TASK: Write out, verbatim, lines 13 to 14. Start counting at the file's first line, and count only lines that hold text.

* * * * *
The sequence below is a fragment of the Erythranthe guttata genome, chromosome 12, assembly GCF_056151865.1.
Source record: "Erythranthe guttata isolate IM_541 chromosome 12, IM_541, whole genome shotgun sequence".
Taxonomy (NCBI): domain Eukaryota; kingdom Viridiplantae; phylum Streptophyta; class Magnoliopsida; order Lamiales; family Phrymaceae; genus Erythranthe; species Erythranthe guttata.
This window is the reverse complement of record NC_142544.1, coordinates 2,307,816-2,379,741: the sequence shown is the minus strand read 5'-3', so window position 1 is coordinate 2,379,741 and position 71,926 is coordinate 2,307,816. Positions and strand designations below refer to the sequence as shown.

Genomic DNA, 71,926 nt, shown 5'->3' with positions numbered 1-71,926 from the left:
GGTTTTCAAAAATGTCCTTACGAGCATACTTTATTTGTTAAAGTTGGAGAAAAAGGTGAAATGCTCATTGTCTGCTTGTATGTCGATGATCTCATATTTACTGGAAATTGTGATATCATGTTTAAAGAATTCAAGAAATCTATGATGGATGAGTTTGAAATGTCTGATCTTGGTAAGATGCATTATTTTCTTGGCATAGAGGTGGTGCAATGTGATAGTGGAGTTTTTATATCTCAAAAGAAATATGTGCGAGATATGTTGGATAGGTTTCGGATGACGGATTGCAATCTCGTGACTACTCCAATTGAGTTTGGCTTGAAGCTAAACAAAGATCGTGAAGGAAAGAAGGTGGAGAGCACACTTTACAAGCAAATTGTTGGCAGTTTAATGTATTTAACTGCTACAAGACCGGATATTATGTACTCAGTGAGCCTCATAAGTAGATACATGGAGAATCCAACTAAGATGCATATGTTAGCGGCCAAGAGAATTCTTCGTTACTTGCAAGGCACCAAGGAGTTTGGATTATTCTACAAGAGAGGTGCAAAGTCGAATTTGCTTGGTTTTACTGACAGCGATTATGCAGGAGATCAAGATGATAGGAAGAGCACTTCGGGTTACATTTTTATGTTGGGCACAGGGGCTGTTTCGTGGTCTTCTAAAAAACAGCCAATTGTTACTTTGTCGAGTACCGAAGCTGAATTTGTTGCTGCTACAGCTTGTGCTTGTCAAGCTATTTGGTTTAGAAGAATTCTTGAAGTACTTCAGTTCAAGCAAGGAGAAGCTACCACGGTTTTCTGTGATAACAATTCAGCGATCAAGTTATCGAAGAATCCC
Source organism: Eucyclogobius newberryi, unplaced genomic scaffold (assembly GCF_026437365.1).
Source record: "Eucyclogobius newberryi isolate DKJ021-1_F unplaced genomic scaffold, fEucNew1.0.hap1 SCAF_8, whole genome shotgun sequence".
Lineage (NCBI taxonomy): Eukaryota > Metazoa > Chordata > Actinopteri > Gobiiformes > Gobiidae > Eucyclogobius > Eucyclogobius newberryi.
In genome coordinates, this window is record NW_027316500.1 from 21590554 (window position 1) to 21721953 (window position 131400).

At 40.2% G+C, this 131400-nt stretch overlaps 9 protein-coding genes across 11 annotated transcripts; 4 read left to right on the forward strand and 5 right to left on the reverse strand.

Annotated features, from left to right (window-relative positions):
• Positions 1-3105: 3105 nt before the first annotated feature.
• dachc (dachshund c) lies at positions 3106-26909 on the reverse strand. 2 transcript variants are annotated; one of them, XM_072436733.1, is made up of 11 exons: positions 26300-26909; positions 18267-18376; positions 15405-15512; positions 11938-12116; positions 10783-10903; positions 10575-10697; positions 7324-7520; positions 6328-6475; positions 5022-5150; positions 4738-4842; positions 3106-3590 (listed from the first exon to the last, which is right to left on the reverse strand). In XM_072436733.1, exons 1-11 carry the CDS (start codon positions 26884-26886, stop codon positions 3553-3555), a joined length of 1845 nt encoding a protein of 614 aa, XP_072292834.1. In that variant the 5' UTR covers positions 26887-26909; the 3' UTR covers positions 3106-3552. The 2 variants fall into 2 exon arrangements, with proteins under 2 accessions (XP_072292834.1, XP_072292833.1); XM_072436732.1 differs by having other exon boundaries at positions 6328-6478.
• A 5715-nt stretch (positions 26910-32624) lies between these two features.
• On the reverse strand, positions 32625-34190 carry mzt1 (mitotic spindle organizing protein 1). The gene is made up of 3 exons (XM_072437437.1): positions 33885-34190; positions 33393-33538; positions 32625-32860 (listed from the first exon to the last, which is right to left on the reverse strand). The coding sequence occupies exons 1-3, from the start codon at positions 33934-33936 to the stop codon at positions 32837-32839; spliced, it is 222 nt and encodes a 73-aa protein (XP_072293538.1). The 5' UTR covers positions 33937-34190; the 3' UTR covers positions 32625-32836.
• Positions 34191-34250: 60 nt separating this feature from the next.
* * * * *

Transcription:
• Positions 1-3105: 3105 nt before the first annotated feature.
• dachc (dachshund c) lies at positions 3106-26909 on the reverse strand. 2 transcript variants are annotated; one of them, XM_072436733.1, is made up of 11 exons: positions 26300-26909; positions 18267-18376; positions 15405-15512; positions 11938-12116; positions 10783-10903; positions 10575-10697; positions 7324-7520; positions 6328-6475; positions 5022-5150; positions 4738-4842; positions 3106-3590 (listed from the first exon to the last, which is right to left on the reverse strand). In XM_072436733.1, exons 1-11 carry the CDS (start codon positions 26884-26886, stop codon positions 3553-3555), a joined length of 1845 nt encoding a protein of 614 aa, XP_072292834.1. In that variant the 5' UTR covers positions 26887-26909; the 3' UTR covers positions 3106-3552. The 2 variants fall into 2 exon arrangements, with proteins under 2 accessions (XP_072292834.1, XP_072292833.1); XM_072436732.1 differs by having other exon boundaries at positions 6328-6478.